"It looks like people are feeling good about this," Tennessee Board of Regents Vice Chair Fran Marcum said near the conclusion of a conference call about the proposal. "I think I'm hearing that from the board."
The Regents conducted the special telephone session Monday to allow ETSU President Paul Stanton to explain the university's hopes of restoring intercollegiate football, a program he ended in 2003 for financial reasons.
After boosters lobbied him to rethink the sport's viability, Stanton appointed a task force last summer to study the sport's feasibility. In December, he launched a conditional effort to restore play in 2010.
The Regents took no action during Monday's call, as Chancellor Charles Manning said a vote would only be required if the Regents did not want ETSU to proceed with its proposal. Marcum asked whether any Regents had strong feelings against the plans, and no one spoke up.
Those plans include asking students to vote on a fee increase to fund the team's operating expenses. Phased in over five years, the fee would start at $50 per semester and reach as much as $125 per semester.
Should students approve the fee structure in an April referendum, the Regents would consider the increase in June.
"If they (students) don't want a sport, we probably don't need to have one," Stanton said in Monday's conference call, adding that he believed students would support the fee.
The university already charges students $75 per semester for athletic fees and devotes roughly $3.94 million from students' maintenance fees to athletics.
Regents Vice Chancellor for Business and Finance Robert Adams said the maintenance fee contribution equates to roughly $379 per full-time-equivalent student.
The Tennessee Higher Education Commission, a panel that coordinates funding and programs for the state's higher education institutions, has called for an end to all state subsidies for intercollegiate athletics by this year.
The Regents, however, have continued to allow institutions to use general fund money to support athletics, specifying that the money come from maintenance fees rather than state appropriations. The Regents have capped those levels with adjustments for inflation. Adams said ETSU's contribution was about $553,000 below its cap this year.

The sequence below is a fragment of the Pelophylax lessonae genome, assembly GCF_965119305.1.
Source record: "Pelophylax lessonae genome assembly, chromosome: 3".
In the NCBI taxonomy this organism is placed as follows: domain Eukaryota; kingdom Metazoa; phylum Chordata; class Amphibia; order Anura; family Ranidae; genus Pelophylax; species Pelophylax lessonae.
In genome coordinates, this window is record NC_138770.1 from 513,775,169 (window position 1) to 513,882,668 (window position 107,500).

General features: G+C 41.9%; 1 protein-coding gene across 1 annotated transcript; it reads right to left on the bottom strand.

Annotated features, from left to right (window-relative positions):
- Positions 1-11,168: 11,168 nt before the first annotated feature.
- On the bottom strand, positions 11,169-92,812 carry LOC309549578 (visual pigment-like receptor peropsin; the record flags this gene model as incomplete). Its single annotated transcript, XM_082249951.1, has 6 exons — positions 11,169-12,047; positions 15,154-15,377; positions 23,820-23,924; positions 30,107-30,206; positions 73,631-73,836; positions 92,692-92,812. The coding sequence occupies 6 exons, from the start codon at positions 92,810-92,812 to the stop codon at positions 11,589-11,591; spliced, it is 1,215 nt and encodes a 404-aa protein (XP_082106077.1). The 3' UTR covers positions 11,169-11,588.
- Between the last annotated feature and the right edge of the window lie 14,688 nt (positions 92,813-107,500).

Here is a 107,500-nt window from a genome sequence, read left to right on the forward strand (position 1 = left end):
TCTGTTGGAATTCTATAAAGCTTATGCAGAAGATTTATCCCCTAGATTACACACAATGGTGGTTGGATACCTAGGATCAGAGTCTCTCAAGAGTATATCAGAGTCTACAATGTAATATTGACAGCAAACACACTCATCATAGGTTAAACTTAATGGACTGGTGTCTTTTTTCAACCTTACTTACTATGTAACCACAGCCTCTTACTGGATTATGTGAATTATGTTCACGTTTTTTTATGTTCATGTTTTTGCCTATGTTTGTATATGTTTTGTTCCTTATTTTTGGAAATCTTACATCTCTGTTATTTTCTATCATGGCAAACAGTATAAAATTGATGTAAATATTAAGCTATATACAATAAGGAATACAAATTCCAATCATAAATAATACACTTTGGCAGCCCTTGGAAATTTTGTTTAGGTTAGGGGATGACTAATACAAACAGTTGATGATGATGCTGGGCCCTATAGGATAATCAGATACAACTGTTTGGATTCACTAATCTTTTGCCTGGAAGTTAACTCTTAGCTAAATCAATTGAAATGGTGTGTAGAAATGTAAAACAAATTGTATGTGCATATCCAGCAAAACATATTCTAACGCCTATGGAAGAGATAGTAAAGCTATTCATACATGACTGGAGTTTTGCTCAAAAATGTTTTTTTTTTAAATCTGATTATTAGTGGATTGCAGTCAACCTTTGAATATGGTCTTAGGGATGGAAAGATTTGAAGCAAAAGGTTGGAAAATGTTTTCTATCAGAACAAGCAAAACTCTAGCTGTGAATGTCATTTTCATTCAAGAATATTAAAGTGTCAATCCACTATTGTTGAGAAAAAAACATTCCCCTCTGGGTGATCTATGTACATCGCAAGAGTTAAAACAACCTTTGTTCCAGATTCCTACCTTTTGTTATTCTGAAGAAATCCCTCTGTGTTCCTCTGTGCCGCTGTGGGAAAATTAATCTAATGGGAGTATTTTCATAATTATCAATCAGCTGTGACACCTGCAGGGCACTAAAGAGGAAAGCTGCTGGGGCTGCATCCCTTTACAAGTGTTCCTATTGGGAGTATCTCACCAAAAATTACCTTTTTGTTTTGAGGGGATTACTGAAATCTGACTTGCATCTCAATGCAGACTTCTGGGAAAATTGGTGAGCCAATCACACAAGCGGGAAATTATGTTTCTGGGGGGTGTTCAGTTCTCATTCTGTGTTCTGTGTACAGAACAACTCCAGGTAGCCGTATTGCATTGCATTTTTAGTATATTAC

Stanton estimated that restoring football would cost about $4.3 million to cover both the team's expenses and federal Title 9 gender equity requirements by adding sports for female athletics. Along with revenue from student fees and other sources, the football budget would require nearly $1 million per year in donor support.
"That's a figure that I don't know is out there," Stanton said, noting that football was generating just $27,000 per year in donor support when he ended play in 2003.
Stanton later said, however, he believed recent public interest in an ETSU football team was greater than it was when he eliminated the sport.
"What I sense out there is that people lost something," Stanton said.
The ETSU president said the sport's absence got supporters' attention, although that was not his intention in cutting play.
"But I'm convinced that people will support it much better than they did three years ago," he said.
Because ETSU's Memorial Stadium no longer is considered a viable venue because of capacity limitations, ETSU's football effort calls for the university to raise $15 million for a new stadium by July 2008, a plan that prompted more queries among the Regents than the fee.
One asked Stanton whether he considered the goal to raise $15 million for a stadium in 18 months optimistic.
"It certainly would border on optimism," Stanton replied.
Contrasting football with ETSU's drive that quickly raised $11 million for its new pharmacy school, Stanton said the campaign for football had not yet been tested.
Stanton also said ETSU's stadium costs could be mitigated if the university were to enter a partnership with Johnson City to develop a shared facility.